By Marcos Ortiz
But according to authorities those beliefs are from a bogus group professing to be a Native American Tribe.
Cannel claimed to be a member of the Pembina Nation.
The group describes itself as a Native American tribe based in North Dakota.
“Pembina Nation claims to be a sovereign area and claim they don't have to follow the laws of the state,” said Lt. Burns.
"It appears you can be a member for $150 dollars," said Lt. Burns.
But the website also lists a warning about scams artists using the tribe's name. It advises that anyone who is approached for membership should contact law enforcement.
“No they're not (legitimate)," said Lt. Burns. “They're not recognized by the federal government."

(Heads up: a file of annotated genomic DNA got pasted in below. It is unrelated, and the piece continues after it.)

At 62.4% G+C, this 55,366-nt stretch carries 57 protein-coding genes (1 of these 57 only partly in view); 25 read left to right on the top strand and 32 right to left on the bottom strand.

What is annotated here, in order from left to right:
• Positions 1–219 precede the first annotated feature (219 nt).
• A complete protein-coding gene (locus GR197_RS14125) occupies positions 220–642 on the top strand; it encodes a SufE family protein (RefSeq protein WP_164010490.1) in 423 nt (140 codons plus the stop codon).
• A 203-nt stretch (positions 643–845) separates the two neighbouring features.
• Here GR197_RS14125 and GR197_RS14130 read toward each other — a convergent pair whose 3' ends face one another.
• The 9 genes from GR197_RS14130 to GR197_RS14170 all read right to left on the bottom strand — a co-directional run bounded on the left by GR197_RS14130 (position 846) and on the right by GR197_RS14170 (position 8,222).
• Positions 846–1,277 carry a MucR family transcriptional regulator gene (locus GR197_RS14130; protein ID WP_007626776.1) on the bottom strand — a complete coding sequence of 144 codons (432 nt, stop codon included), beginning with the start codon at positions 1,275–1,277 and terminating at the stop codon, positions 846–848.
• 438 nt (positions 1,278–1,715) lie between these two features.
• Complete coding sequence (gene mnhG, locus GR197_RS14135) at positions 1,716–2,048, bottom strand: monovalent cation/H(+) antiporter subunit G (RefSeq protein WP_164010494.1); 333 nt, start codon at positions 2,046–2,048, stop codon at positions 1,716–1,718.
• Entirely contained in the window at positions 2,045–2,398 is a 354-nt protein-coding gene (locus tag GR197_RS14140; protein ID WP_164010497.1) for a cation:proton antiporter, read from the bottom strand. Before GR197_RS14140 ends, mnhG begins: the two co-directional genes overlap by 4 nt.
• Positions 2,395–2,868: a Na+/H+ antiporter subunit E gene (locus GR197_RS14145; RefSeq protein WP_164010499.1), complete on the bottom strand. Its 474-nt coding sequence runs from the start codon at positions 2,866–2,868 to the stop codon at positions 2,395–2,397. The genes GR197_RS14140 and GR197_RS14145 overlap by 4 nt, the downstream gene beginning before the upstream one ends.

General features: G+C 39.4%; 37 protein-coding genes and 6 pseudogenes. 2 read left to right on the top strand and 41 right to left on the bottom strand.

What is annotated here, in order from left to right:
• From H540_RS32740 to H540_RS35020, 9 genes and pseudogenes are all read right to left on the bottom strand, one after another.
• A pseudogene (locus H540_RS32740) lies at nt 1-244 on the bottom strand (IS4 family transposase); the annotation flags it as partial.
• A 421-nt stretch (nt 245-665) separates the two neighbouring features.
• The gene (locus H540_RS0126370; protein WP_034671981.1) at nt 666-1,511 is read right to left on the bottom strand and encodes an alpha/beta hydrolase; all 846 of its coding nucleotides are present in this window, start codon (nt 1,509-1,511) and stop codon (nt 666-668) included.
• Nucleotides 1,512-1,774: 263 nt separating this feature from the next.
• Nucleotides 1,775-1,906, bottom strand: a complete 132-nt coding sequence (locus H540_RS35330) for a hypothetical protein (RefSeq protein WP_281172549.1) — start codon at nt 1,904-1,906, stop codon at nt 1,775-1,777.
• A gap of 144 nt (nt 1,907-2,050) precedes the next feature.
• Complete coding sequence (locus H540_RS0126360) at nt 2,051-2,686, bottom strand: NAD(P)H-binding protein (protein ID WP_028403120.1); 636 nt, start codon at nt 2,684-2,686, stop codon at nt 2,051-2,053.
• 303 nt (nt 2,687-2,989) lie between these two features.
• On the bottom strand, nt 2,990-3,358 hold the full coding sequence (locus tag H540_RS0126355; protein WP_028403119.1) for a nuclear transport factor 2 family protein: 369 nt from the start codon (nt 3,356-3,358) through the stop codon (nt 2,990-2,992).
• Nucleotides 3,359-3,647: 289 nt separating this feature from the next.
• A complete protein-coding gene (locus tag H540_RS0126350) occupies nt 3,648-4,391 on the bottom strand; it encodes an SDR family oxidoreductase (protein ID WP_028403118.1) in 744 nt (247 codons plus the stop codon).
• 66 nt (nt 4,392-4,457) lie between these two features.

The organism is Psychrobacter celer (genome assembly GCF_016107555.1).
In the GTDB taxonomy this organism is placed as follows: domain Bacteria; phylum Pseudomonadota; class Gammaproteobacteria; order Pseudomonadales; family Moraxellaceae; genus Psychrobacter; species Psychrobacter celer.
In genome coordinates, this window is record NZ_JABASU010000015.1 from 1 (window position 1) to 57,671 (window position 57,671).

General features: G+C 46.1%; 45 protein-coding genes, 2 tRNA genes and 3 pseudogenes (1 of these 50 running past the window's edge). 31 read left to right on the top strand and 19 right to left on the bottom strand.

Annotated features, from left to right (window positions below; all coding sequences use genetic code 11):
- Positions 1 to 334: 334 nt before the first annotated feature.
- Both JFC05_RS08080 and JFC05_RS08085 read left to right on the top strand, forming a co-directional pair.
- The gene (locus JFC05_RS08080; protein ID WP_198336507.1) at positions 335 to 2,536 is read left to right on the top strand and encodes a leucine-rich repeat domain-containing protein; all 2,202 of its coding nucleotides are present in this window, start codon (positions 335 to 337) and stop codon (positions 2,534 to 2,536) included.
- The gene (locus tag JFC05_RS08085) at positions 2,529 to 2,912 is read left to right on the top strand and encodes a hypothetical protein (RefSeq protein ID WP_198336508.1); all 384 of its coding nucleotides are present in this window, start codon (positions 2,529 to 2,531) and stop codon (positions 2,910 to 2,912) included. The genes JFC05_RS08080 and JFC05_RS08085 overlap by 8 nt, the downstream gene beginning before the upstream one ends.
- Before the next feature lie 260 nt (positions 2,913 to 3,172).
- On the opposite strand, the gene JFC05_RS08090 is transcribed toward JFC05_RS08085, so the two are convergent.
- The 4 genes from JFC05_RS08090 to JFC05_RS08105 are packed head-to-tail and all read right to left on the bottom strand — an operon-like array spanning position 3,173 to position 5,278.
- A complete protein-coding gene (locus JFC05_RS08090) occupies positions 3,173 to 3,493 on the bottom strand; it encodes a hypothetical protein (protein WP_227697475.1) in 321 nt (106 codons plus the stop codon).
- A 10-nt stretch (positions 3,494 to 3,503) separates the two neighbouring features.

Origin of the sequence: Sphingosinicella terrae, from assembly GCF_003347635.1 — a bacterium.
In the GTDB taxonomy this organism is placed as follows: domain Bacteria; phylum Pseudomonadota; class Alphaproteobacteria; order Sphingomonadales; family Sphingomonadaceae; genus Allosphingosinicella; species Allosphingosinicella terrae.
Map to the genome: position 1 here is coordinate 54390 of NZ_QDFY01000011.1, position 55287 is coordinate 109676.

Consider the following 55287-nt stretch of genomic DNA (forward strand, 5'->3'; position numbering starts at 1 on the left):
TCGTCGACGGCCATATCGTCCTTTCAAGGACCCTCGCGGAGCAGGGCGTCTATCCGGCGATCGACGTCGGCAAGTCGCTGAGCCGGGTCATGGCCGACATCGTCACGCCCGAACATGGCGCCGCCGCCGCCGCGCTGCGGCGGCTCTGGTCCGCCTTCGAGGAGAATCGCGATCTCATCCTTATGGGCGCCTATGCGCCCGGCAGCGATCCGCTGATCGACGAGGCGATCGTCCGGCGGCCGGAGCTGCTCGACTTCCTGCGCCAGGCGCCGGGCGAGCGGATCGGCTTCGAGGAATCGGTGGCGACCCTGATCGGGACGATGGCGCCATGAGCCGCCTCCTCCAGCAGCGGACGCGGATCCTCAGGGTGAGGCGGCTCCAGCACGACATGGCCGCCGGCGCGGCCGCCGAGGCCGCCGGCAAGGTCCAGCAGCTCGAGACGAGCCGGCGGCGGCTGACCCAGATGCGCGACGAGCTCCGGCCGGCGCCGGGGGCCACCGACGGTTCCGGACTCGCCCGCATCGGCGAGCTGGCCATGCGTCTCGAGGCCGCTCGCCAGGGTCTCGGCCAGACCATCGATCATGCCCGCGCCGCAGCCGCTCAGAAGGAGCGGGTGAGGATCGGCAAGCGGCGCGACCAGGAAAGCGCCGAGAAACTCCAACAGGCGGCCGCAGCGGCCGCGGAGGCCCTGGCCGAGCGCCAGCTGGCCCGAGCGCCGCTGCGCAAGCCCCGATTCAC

But according to his son, Cannell does recognize the Pembina Nation because they're anti-government.
“He doesn't pay taxes here,” said Cannell’s son. “He doesn't have to pay taxes because he has his own way of doing stuff.”
Cannell is apparently one of many conservative anti-government fanatics. Either he stupidly thought he had found a legal loophole--too bad ignorance of the law is no excuse. Or he stupidly broke the law knowing full well that Indians are subject to all federal and state driving laws.
I'm guessing it's the latter. Even idiots who think Indians get free education and don't pay taxes must realize Indians have to obey the law. There'd be a nationwide outcry if millions of Indians were breaking traffic rules and regulations. The lack of such outcry proves there's no free driving pass for Indians.
As for the "Pembina Nation," they aren't serious if they let anyone join for $150. As with Cannell's attempt to dupe the authorities, the word for that is fraud. You can safely add these wannabes to the long list of so-called tribes whom the federal government will never recognize.
For more on the subject, see Anti-Government Extremists Pose as "Indians."